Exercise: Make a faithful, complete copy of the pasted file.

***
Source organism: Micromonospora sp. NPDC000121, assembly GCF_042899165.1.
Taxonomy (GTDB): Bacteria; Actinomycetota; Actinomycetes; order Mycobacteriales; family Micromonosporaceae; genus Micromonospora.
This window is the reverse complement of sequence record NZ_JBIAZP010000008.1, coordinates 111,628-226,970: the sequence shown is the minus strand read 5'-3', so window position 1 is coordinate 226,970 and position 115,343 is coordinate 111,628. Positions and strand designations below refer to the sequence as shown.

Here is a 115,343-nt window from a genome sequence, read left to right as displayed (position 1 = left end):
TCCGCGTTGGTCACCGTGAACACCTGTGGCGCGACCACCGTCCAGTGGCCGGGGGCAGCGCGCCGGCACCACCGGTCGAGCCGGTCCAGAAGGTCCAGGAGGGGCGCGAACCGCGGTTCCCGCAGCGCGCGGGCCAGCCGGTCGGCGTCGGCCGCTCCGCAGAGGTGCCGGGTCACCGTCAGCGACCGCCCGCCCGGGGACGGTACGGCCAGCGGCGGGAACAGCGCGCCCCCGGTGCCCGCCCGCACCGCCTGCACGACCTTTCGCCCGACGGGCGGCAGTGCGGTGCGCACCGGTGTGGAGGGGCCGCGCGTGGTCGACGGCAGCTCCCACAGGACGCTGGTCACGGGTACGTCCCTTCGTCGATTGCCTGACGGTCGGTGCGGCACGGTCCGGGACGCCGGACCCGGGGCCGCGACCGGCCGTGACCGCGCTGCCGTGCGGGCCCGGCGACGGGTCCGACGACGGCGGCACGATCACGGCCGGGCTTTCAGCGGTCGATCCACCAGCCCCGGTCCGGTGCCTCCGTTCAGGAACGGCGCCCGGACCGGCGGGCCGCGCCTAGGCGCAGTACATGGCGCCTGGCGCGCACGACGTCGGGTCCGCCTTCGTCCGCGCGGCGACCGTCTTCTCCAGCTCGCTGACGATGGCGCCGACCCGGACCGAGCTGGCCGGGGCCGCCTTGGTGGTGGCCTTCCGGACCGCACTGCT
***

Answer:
Source organism: Micromonospora sp. NPDC000121, assembly GCF_042899165.1.
Taxonomy (GTDB): Bacteria; Actinomycetota; Actinomycetes; order Mycobacteriales; family Micromonosporaceae; genus Micromonospora.
This window is the reverse complement of sequence record NZ_JBIAZP010000008.1, coordinates 111,628-226,970: the sequence shown is the minus strand read 5'-3', so window position 1 is coordinate 226,970 and position 115,343 is coordinate 111,628. Positions and strand designations below refer to the sequence as shown.

Here is a 115,343-nt window from a genome sequence, read left to right as displayed (position 1 = left end):
TCCGCGTTGGTCACCGTGAACACCTGTGGCGCGACCACCGTCCAGTGGCCGGGGGCAGCGCGCCGGCACCACCGGTCGAGCCGGTCCAGAAGGTCCAGGAGGGGCGCGAACCGCGGTTCCCGCAGCGCGCGGGCCAGCCGGTCGGCGTCGGCCGCTCCGCAGAGGTGCCGGGTCACCGTCAGCGACCGCCCGCCCGGGGACGGTACGGCCAGCGGCGGGAACAGCGCGCCCCCGGTGCCCGCCCGCACCGCCTGCACGACCTTTCGCCCGACGGGCGGCAGTGCGGTGCGCACCGGTGTGGAGGGGCCGCGCGTGGTCGACGGCAGCTCCCACAGGACGCTGGTCACGGGTACGTCCCTTCGTCGATTGCCTGACGGTCGGTGCGGCACGGTCCGGGACGCCGGACCCGGGGCCGCGACCGGCCGTGACCGCGCTGCCGTGCGGGCCCGGCGACGGGTCCGACGACGGCGGCACGATCACGGCCGGGCTTTCAGCGGTCGATCCACCAGCCCCGGTCCGGTGCCTCCGTTCAGGAACGGCGCCCGGACCGGCGGGCCGCGCCTAGGCGCAGTACATGGCGCCTGGCGCGCACGACGTCGGGTCCGCCTTCGTCCGCGCGGCGACCGTCTTCTCCAGCTCGCTGACGATGGCGCCGACCCGGACCGAGCTGGCCGGGGCCGCCTTGGTGGTGGCCTTCCGGACCGCACTGCT